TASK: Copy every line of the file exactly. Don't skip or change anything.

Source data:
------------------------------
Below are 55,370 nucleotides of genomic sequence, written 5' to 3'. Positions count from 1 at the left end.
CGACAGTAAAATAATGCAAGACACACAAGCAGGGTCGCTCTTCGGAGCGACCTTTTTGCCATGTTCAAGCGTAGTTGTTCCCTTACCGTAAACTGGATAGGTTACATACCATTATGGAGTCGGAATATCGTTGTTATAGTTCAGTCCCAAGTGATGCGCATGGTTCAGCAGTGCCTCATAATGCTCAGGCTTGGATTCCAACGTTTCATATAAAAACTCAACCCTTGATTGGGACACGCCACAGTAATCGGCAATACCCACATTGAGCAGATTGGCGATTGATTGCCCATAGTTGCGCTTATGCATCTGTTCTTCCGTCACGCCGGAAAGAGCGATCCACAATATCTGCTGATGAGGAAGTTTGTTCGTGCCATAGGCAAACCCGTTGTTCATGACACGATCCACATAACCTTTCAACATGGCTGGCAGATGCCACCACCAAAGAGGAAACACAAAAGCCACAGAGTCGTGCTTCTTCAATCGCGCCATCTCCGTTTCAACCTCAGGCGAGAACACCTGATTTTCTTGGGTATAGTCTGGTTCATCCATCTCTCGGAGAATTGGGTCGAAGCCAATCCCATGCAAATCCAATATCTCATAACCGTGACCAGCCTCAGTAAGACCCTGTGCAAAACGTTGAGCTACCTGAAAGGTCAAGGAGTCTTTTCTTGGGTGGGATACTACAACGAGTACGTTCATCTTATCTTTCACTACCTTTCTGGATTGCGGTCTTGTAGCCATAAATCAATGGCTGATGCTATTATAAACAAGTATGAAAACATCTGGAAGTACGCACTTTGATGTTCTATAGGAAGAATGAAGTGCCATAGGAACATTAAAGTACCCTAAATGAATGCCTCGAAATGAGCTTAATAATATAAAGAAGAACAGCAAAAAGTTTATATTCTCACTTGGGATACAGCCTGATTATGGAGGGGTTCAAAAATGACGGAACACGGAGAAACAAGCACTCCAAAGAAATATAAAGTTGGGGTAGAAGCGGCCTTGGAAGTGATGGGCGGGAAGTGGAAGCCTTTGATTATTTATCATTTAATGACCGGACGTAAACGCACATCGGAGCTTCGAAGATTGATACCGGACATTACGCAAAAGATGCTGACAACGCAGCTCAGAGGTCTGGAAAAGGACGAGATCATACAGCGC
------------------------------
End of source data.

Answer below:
Below are 55,370 nucleotides of genomic sequence, written 5' to 3'. Positions count from 1 at the left end.
CGACAGTAAAATAATGCAAGACACACAAGCAGGGTCGCTCTTCGGAGCGACCTTTTTGCCATGTTCAAGCGTAGTTGTTCCCTTACCGTAAACTGGATAGGTTACATACCATTATGGAGTCGGAATATCGTTGTTATAGTTCAGTCCCAAGTGATGCGCATGGTTCAGCAGTGCCTCATAATGCTCAGGCTTGGATTCCAACGTTTCATATAAAAACTCAACCCTTGATTGGGACACGCCACAGTAATCGGCAATACCCACATTGAGCAGATTGGCGATTGATTGCCCATAGTTGCGCTTATGCATCTGTTCTTCCGTCACGCCGGAAAGAGCGATCCACAATATCTGCTGATGAGGAAGTTTGTTCGTGCCATAGGCAAACCCGTTGTTCATGACACGATCCACATAACCTTTCAACATGGCTGGCAGATGCCACCACCAAAGAGGAAACACAAAAGCCACAGAGTCGTGCTTCTTCAATCGCGCCATCTCCGTTTCAACCTCAGGCGAGAACACCTGATTTTCTTGGGTATAGTCTGGTTCATCCATCTCTCGGAGAATTGGGTCGAAGCCAATCCCATGCAAATCCAATATCTCATAACCGTGACCAGCCTCAGTAAGACCCTGTGCAAAACGTTGAGCTACCTGAAAGGTCAAGGAGTCTTTTCTTGGGTGGGATACTACAACGAGTACGTTCATCTTATCTTTCACTACCTTTCTGGATTGCGGTCTTGTAGCCATAAATCAATGGCTGATGCTATTATAAACAAGTATGAAAACATCTGGAAGTACGCACTTTGATGTTCTATAGGAAGAATGAAGTGCCATAGGAACATTAAAGTACCCTAAATGAATGCCTCGAAATGAGCTTAATAATATAAAGAAGAACAGCAAAAAGTTTATATTCTCACTTGGGATACAGCCTGATTATGGAGGGGTTCAAAAATGACGGAACACGGAGAAACAAGCACTCCAAAGAAATATAAAGTTGGGGTAGAAGCGGCCTTGGAAGTGATGGGCGGGAAGTGGAAGCCTTTGATTATTTATCATTTAATGACCGGACGTAAACGCACATCGGAGCTTCGAAGATTGATACCGGACATTACGCAAAAGATGCTGACAACGCAGCTCAGAGGTCTGGAAAAGGACGAGATCATACAGCGC